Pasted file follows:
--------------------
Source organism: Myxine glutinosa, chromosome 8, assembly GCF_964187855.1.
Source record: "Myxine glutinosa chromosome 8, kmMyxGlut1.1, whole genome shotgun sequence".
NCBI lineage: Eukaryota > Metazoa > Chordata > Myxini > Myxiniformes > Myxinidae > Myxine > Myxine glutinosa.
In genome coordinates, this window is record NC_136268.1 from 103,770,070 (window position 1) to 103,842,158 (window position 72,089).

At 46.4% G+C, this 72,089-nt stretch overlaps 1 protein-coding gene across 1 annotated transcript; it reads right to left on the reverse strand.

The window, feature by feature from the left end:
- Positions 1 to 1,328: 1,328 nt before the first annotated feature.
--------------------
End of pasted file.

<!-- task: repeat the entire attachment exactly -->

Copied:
Source organism: Myxine glutinosa, chromosome 8, assembly GCF_964187855.1.
Source record: "Myxine glutinosa chromosome 8, kmMyxGlut1.1, whole genome shotgun sequence".
NCBI lineage: Eukaryota > Metazoa > Chordata > Myxini > Myxiniformes > Myxinidae > Myxine > Myxine glutinosa.
In genome coordinates, this window is record NC_136268.1 from 103,770,070 (window position 1) to 103,842,158 (window position 72,089).

At 46.4% G+C, this 72,089-nt stretch overlaps 1 protein-coding gene across 1 annotated transcript; it reads right to left on the reverse strand.

The window, feature by feature from the left end:
- Positions 1 to 1,328: 1,328 nt before the first annotated feature.